There was a torrential downpour at the university I taught at for the first time. There was used toilet paper scattered EVERYWHERE once the flooding receded because their storm sewers and sewage sewers were one and the same.
I went to a small town and stopped in for a haircut at a barbershop because my hair was rough. The barber openly refused me service on the grounds that he didn't care for white people.
There are plenty more. The time I spent in China was amazing and eye-opening, but also regularly delved into the mind-blowing territory."
"The first time in Beijing in 2010 I went to a restaurant with a local. She invited me so I didn't check whether I had enough cash. The place was huge and looked fairly classy, not a small family-run place.
So when we finished and the bill came it was about 350 RMB, and apparently, the girl had only like 180. I was like crap what's going to happen now, but she kept calm going like 'um, well dunno' which didn't make me feel any better. She tried to call a friend she knew lived somewhat close to the restaurant but couldn't reach her. I could throw in about 50 but that was about it. So she talked to the waitress for a while, gave her all we had and then we left. I was so confused. I asked what happened, and the girl told me she could just bring the rest of the money another day.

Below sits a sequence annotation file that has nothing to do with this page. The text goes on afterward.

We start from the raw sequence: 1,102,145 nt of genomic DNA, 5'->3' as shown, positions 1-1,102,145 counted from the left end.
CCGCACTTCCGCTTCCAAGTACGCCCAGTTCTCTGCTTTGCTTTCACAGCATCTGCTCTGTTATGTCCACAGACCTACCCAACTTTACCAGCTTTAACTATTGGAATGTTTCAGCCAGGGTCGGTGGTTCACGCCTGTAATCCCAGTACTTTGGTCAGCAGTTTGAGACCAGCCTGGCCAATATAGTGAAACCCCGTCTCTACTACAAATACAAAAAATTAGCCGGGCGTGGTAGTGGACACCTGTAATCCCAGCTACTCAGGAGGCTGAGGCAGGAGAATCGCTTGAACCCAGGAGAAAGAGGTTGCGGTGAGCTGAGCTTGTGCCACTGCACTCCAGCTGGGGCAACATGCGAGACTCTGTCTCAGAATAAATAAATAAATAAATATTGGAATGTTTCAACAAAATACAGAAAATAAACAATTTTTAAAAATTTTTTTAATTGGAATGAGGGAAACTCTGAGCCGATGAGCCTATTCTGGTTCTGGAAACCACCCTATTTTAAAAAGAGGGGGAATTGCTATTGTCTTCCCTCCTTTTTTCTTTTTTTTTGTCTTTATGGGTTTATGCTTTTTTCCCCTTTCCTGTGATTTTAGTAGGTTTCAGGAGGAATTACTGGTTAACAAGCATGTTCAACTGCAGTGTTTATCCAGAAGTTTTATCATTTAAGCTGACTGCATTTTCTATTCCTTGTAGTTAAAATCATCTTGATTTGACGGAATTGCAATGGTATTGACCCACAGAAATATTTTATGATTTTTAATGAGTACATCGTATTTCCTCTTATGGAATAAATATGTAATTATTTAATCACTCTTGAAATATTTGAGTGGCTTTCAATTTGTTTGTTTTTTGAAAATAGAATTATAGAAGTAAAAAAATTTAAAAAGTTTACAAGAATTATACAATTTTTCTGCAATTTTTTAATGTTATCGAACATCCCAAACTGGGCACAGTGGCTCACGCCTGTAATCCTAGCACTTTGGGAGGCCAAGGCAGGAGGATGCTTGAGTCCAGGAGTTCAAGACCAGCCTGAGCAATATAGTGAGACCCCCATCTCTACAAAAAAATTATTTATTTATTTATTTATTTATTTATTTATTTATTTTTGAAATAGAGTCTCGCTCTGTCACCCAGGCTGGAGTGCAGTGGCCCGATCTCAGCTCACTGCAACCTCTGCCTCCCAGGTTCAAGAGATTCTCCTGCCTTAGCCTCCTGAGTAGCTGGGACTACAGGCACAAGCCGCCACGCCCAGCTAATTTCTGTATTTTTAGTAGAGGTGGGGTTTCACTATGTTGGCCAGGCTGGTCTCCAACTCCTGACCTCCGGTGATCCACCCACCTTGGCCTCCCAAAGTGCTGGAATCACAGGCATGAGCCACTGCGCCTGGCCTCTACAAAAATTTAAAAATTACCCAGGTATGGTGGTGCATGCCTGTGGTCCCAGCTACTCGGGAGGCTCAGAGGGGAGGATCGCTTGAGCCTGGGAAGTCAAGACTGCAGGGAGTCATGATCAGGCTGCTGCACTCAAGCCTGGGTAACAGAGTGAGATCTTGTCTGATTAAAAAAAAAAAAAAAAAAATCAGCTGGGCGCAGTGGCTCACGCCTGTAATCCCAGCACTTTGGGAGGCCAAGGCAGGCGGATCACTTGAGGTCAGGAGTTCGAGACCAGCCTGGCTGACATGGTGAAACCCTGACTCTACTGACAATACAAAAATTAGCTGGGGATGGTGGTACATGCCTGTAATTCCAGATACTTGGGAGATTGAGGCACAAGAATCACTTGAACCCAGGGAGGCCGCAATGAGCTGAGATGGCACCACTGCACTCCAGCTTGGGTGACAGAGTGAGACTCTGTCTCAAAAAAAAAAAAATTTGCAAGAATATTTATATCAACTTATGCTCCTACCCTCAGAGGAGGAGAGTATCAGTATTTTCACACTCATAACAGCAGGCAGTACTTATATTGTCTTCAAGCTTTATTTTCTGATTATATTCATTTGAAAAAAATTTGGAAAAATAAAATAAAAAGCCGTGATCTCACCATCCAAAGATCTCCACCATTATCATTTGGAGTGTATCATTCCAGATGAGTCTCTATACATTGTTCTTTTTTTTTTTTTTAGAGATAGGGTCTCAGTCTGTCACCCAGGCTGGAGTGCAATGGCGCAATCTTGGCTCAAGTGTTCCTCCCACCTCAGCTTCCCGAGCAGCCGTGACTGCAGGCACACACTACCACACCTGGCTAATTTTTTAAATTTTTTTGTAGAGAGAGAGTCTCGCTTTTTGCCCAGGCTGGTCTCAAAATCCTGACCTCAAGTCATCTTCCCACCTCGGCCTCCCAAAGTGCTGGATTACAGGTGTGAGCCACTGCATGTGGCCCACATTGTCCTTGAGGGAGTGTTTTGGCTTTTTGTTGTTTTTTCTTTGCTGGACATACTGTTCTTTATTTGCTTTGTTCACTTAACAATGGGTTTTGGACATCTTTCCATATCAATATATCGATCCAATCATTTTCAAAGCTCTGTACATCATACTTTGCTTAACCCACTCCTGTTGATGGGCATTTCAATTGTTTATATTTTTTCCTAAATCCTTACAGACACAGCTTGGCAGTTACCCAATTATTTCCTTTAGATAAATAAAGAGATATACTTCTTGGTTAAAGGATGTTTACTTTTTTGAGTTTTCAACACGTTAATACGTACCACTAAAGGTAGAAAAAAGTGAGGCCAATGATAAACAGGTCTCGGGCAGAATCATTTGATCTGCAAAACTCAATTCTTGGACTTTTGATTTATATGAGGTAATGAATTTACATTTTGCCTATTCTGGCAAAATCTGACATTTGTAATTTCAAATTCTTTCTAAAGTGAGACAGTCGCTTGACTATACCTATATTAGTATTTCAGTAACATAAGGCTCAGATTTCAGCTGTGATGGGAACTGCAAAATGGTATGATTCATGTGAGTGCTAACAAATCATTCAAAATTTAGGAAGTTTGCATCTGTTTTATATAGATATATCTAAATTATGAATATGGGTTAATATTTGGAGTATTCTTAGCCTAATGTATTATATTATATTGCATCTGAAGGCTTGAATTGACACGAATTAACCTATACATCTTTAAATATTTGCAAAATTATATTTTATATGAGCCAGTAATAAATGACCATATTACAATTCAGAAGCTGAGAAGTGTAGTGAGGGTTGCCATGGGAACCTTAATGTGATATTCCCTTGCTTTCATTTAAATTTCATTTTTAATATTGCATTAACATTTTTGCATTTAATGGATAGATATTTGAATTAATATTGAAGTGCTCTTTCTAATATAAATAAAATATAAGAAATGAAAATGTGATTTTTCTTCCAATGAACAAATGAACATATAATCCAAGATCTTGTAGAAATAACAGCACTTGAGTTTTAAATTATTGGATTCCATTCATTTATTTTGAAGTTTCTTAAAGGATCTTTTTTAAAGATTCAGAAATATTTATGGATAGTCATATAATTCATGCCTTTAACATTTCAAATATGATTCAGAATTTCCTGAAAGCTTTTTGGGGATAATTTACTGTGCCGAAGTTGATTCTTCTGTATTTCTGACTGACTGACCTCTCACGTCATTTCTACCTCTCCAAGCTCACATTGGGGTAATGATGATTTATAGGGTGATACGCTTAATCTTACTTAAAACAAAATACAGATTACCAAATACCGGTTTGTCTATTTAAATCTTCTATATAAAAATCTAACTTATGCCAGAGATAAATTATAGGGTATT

I was stunned; usually, China is competitive, people try to rip you off if you don't pay close attention in many places. And here we were, getting away like this? The best part was when I asked her if the waitress wrote down her name and address or something, and she said: 'yeah, she got my last name'"
"I lived in China last year and have had a few wild moments. For background before I begin, I am a six-foot-six-inch-tall white American with a generally Nordic appearance who speaks Mandarin at an intermediate level.
At English Corner, native speakers are a sought-after commodity, so I tended to attract a large group who wanted to practice their English with me. Once there was a young woman who entered the group and one of the first things she says to me is 'I like your nose. You have a seductive nose.' Immediately after which she asks 'Do you have a Chinese girlfriend?' I say that I do not, to which she replies, 'Do you want one?'
In Chengdu, as well as almost any major city in China, there are signs in various places listing the core virtues of Communism. This would be much more effective if Chengdu was not home to some of the world's largest shopping malls.
People, mostly younger, will run up to you and say 'hello' or some other simple phrase in English and often giggle and run away when you respond.
You will see fairly unusual cuts of meat, including, but not limited to, duck tongue, full chicken head, cow intestine, and pig brain."